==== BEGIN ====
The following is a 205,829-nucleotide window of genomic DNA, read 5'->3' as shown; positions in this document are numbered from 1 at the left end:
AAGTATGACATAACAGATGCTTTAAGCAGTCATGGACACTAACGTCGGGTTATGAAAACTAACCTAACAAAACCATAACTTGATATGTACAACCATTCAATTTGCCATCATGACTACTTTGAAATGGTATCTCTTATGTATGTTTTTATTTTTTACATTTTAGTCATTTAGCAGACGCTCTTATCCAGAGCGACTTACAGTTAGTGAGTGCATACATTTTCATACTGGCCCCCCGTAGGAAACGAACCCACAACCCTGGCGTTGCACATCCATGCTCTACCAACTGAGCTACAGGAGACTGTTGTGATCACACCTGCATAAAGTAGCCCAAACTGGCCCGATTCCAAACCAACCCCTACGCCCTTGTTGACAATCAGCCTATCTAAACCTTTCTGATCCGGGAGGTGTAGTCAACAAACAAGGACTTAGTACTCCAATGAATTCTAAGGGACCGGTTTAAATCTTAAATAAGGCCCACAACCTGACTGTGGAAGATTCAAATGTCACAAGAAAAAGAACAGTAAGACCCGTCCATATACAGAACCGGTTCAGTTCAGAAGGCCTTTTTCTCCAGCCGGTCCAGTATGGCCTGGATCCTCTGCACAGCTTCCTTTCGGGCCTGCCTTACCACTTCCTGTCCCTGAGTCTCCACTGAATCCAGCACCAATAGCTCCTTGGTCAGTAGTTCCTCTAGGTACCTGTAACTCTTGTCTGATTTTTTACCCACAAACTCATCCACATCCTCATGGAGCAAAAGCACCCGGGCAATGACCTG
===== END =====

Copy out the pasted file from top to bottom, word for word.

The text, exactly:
The following is a 205,829-nucleotide window of genomic DNA, read 5'->3' as shown; positions in this document are numbered from 1 at the left end:
AAGTATGACATAACAGATGCTTTAAGCAGTCATGGACACTAACGTCGGGTTATGAAAACTAACCTAACAAAACCATAACTTGATATGTACAACCATTCAATTTGCCATCATGACTACTTTGAAATGGTATCTCTTATGTATGTTTTTATTTTTTACATTTTAGTCATTTAGCAGACGCTCTTATCCAGAGCGACTTACAGTTAGTGAGTGCATACATTTTCATACTGGCCCCCCGTAGGAAACGAACCCACAACCCTGGCGTTGCACATCCATGCTCTACCAACTGAGCTACAGGAGACTGTTGTGATCACACCTGCATAAAGTAGCCCAAACTGGCCCGATTCCAAACCAACCCCTACGCCCTTGTTGACAATCAGCCTATCTAAACCTTTCTGATCCGGGAGGTGTAGTCAACAAACAAGGACTTAGTACTCCAATGAATTCTAAGGGACCGGTTTAAATCTTAAATAAGGCCCACAACCTGACTGTGGAAGATTCAAATGTCACAAGAAAAAGAACAGTAAGACCCGTCCATATACAGAACCGGTTCAGTTCAGAAGGCCTTTTTCTCCAGCCGGTCCAGTATGGCCTGGATCCTCTGCACAGCTTCCTTTCGGGCCTGCCTTACCACTTCCTGTCCCTGAGTCTCCACTGAATCCAGCACCAATAGCTCCTTGGTCAGTAGTTCCTCTAGGTACCTGTAACTCTTGTCTGATTTTTTACCCACAAACTCATCCACATCCTCATGGAGCAAAAGCACCCGGGCAATGACCTG